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WCTC adds community to its philosophy

By Fran Gonzalez | Jul 31, 2020
Courtesy of: Kevin Michaud The new sign at the Waldo County Technical Center is installed July 30. With recent brush clearing, the original stone monument is now visible.

Waldo — Over the last couple of months, the Waldo County Technical Center has been making its facilities available to area groups as a community resource hub.

In an interview with The Republican Journal July 30, WCTC Director Kevin Michaud said this summer, the school has been in "rebranding mode," including the installation of a new street sign and brush trimming on either side of the property for higher visibility and safety.

"Part of the effort is to let people know we're open for business and the community is invited," he said. Career and technical education centers have always suffered from a negative image, according to Michaud, something he is working hard to change. By inviting the community into the facility, he hopes to introduce people to the many programs available at the center.

"I just wanted people to know, we've added community to our philosophy," said Kevin Michaud, director of the Tech Center.

"Obviously, we're not able to accommodate every group that needs our space or assistance," he said,"but we do want the hardworking people of Waldo County to realize that we are still here and plan to be helping out our neighbors, constituents and community partners for many years to come."

The culinary arts kitchen and cafe at WCTC have been transformed during this time into a staging and food prep area for Waldo Community Action Partners summer food distribution program. Twice weekly, several days' worth of meals are packed and placed on delivery vehicles stopping at sites in Belfast, Swanville, Searsport and Stockton Springs.

WCAP also sponsored two "shop" type distribution events held at WCTC where individuals picked needed items including produce, frozen meats, shelf-stable milk and cheese. Michaud said the line of cars was out to the edge of the parking lot.

"They had approached us about using the building," Michaud said. "The building was just sitting here unused. We figured it should be used for something good," and the school board agreed.

As the weather turned warmer, the Waldo County Technical Center parking lot transformed into an interim meeting site for twice-a-week drive-in services for Calvary Chapel-Belfast, as well as the summer home for the Greater Pen-Bay Driving Academy, based in Knox.

Michaud said Gil Russell, WCTC's auto collision/composites teacher, who is also a member of the Calvary church, told him the church had been displaced. The church was able to do a drive-in service in the parking lot with the sermon being broadcast on an FM radio frequency, Michaud said.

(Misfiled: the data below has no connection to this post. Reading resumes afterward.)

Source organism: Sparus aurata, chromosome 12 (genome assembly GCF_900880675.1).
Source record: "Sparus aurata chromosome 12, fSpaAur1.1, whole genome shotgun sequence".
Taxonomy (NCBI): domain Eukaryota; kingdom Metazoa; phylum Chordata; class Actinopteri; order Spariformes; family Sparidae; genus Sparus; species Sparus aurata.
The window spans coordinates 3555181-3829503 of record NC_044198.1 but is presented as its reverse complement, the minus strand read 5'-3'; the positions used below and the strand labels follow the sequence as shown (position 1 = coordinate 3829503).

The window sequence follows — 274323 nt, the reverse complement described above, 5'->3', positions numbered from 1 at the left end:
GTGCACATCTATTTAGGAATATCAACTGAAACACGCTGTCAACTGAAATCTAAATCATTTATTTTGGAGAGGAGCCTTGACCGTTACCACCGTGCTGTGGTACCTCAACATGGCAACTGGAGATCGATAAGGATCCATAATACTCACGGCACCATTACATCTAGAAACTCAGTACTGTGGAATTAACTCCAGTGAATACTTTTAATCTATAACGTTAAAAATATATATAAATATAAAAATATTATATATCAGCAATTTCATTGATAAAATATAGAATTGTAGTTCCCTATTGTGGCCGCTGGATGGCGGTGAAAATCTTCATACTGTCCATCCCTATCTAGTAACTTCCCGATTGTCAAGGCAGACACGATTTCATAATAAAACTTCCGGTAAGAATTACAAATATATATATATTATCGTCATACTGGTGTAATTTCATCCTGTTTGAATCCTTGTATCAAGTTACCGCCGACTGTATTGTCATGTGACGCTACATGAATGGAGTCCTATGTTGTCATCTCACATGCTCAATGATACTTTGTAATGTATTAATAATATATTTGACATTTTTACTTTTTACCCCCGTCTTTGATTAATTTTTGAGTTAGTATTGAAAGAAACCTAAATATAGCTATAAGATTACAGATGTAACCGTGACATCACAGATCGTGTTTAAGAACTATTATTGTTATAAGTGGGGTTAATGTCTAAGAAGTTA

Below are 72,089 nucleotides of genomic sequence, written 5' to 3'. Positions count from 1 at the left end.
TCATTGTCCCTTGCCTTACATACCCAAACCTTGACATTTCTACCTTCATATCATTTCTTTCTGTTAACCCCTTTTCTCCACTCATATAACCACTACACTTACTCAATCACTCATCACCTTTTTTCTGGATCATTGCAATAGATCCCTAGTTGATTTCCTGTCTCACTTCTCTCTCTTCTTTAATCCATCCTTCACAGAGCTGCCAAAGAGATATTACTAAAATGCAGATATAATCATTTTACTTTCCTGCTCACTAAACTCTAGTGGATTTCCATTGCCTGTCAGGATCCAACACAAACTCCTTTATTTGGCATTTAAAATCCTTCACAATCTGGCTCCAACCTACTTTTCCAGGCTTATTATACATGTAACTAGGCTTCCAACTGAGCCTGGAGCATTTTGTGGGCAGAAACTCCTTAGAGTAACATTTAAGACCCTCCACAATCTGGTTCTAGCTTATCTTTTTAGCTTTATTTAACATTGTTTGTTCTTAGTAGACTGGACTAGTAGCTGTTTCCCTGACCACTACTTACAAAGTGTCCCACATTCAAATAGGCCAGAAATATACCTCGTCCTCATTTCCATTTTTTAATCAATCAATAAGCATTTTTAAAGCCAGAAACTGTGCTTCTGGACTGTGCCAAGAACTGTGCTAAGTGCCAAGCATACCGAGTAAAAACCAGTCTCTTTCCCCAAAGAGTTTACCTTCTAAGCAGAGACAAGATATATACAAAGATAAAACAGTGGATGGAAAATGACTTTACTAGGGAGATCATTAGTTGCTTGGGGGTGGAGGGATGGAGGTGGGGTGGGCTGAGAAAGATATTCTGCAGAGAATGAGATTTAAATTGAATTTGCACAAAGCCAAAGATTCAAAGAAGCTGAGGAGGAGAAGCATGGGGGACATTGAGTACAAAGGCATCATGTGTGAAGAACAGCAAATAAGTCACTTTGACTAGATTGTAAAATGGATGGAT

“Every Thursday and Sunday, for two months,” he said, “tons of people that had never come here were exposed to the center.” In appreciation, a fellowship group associated with the church, “took the kitchen apart and cleaned everything.”

"Our well established music rehearsal areas have also been utilized this summer by a few local groups," Michaud said. "There is a lot of interest in the music program."

"Additionally, as we continued our deliberations with RSU 71 about eventually becoming the hub for Literacy Volunteers of Waldo County," he said, "we started housing their book donations for a new summer reading/book distribution program for young readers."

Finally, WCTC is gearing up to offer occupational retraining to residents of the Reentry Center, and programs will get underway this fall. Classes in basic composites, fine woodworking, basic welding and audio engineering will be offered, and Michaud said they hope to begin in late September or early October, with a phased implementation.

Throughout all of this, Michaud said, they have followed the Maine Center for Disease Control and Prevention safety guidelines and have given many tours to curious visitors.

Michaud said that although the school has “retooled” its yearly orientation program for middle school students, enrollment numbers are still down. This year the county experienced its lowest enrollment of high school students in a long time, he said, which trickles down to the number of kids taking programs at the school.

For the last three years, enrollment at WCTC has been flat, at approximately 200 students, he said, and the school is anticipating approximately 175 for the coming year.

“While we've developed a good rapport and working relationship with all three schools and have implored them to send us more students, we have just not seen this turn around like we'd hoped it would. Yes, COVID-19 has played a role in this, and we might see an additional dozen or so students attend, but ... we always welcome more,” Michaud said.

For more information on programs available, or to inquire about renting one of the  rehearsal spaces, call Michaud at 342-5231, ext. 204, or email him at kmichaud@waldotech.org.

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